Letters

Letters 8-18-2014

The Climate Clarified

Climate change isn’t an easy subject. A class I’m taking compared it to medicine in a way that was helpful for me: Climate scientists are like planetary physicians. Our understanding of medicine is incomplete, but what we know is useful...

Beware Non-Locally Grown

The article “Farm Fresh?” couldn’t be any more true than exactly stated. As an avid shopper at the local farm markets I want to know “exactly” what I am buying, from GMO free to organic or not organic, sprayed or not sprayed and with what...

Media Bias Must End

I wish to thank Joel Weberman for his letter “Seeking Balanced Israel Coverage.” The pro-Palestinian bias includes TV news coverage...

Proud of My President

The world is a mess. According to many conservative voices, it would not be in such a mess if Obama was not the president. I am finally understanding that the problem with our president is that he is too thoughtful, too rational, too realistic, too inclined to see things differently and change his mind, too compassionate to be the leader of a free world...

Home · Articles · News · Music · Gordon Lightfoot is Alive and...
. . . .

Gordon Lightfoot is Alive and Well, Thank You Very Much

News of his untimely death has not diminished Gordon Lightfoot’s musical mojo.

Ross Boissoneau - June 16th, 2014  

Revered as one of Canada’s greatest songwriters, Gordon Lightfoot says performing onstage is still his greatest joy as an artist.

“I’ve always been a performer at heart,” the 75-year-old guitarist said. “I started out as a performer.”

In 2010, however, word spread that Lightfoot had died, a rumor he denies to this day.

“I had two health issues, and then they thought I was dead,” Lightfoot said.

Lightfoot was listening to radio while driving home from a dental appointment, and was surprised to hear about his death. It stemmed from a report on Twitter. He famously called the radio station he heard it on to allay the rumors.

He’s still going strong in spite of what they said, and is coming to Interlochen on June 18 to prove it.

Influenced by composer Stephen Foster and such artists as Pete Seeger and the Weavers, Lightfoot studied jazz composition and orchestration in his youth.

It was his songs that first gained him notice. Canadian folk-rock duo Ian and Sylvia added his material to their repertoire in the mid-60s. The folk trio Peter, Paul & Mary enjoyed hits with his tunes “Early Morning Rain” and “For Lovin’ Me,” while Marty Robbins topped the country charts with Lightfoot’s “Ribbon of Darkness.”

His debut recording, “Lightfoot!,” was released in 1966, and featured his own versions of “Early Mornin’ Rain,” “The Way I Feel,” and “Ribbon of Darkness,” as well as other originals and songs by Phil Ochs (“Changes”) and Ewan McColl (“The First Time Ever I Saw Your Face”).

In the decades since, he’s recorded more than 20 albums and performed countless concerts across his native country, the U.S., and abroad.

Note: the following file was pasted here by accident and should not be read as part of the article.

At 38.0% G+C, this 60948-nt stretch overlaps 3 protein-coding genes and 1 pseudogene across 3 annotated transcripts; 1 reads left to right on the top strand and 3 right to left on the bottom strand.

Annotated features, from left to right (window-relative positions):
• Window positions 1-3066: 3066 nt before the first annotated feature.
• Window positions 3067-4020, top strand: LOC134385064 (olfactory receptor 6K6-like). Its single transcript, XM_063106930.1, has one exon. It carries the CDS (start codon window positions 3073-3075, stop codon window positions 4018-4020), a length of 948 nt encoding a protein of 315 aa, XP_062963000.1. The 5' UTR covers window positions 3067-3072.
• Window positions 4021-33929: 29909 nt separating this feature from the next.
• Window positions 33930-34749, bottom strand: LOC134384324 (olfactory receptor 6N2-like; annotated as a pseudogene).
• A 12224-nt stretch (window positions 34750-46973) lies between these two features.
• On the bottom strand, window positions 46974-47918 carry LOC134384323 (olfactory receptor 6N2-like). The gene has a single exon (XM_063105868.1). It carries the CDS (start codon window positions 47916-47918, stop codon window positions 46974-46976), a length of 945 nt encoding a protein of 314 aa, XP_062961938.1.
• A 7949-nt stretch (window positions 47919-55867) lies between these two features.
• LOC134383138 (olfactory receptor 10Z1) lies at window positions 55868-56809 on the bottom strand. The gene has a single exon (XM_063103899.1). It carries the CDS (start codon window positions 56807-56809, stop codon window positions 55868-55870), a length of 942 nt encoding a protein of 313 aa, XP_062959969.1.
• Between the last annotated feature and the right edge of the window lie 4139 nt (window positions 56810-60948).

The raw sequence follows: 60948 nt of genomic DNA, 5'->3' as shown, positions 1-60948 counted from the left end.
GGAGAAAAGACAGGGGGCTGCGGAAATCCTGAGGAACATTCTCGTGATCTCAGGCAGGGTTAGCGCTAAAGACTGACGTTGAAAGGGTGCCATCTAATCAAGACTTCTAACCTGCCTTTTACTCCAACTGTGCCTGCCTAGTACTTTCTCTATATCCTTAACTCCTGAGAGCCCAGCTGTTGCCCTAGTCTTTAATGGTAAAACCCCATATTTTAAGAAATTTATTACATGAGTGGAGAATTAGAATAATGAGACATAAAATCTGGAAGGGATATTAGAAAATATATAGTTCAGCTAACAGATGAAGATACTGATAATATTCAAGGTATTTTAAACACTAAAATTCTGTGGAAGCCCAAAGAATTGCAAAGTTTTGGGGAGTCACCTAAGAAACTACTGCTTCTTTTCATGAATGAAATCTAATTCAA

Lightfoot has a special connection to this area. He’s performed previously at Interlochen, and also supports a scholarship at Northwestern Michigan College for its maritime program.

“I have a commitment there to the maritime academy,” he said. “I’ve had a scholarship there since 1977.”

He says Interlochen’s ambience keeps him coming back to the area.

“Interlochen has a wonderful amphitheater,” he said. “You can tune your guitar while you look across the lake.”

In the past 12 years, Lightfoot has not had it easy with regard to his health. In 2002 he suffered an abdominal aortic aneurysm, which led to a six-week coma, a tracheotomy and several operations.

After recovering from that, he suffered a stroke while performing. It paralyzed two fingers of his right hand. Through physical therapy and continued exercise, he’s regained most of the use of the fingers and still plays guitar in performance.

“I had to find a new neural pathway. I never practiced as much as I did then [to recover],” he said. “Eventually I got back to 96 or 97 percent.”

Lightfoot says his shows draw from all facets of his career, and the diversity of the material keeps the concerts interesting for both performer and audience.

“It’s all different keys, different tempos,” he said. “Everything I’ve written is so different.”

Lightfoot says that diversity is a gift, something he isn’t conscious of doing when writing.

“There are only three or four songs that replicate one another,” he said.

While most every show features hits like “If You Could Read My Mind,” “The Wreck of the Edmund Fitzgerald” and “Sundown,” Lightfoot says he never tires of performing such familiar favorites. “I always do the songs a little bit differently,” he said. “There’s no such thing as getting tired of them.”

Nor, apparently, is there such a thing as retirement. The Interlochen show is the initial performance on a 10-date Midwest tour which concludes the end of the month. In July, he goes out again, this time out East, then finishes up the summer with a 14-show trip out West. In the fall, he’ll travel across his native country from mid-October through the end of November.

Lightfoot never anticipated the longevity of his songs or his career.

“‘Sundown’ is still getting airplay,” he said. “When I was 35, I thought what the heck am I going to be doing.”

Now, 40 years later, he knows. “I want to work while the sun shines,” he said.

Gordon Lightfoot takes the stage Wed., June 18 at 8pm in Kresge Auditorium. For tickets or more information, visit Interlochen.org.

 
  • Currently 3.5/5 Stars.
  • 1
  • 2
  • 3
  • 4
  • 5
 
 

 

 
 
 
Close
Close
Close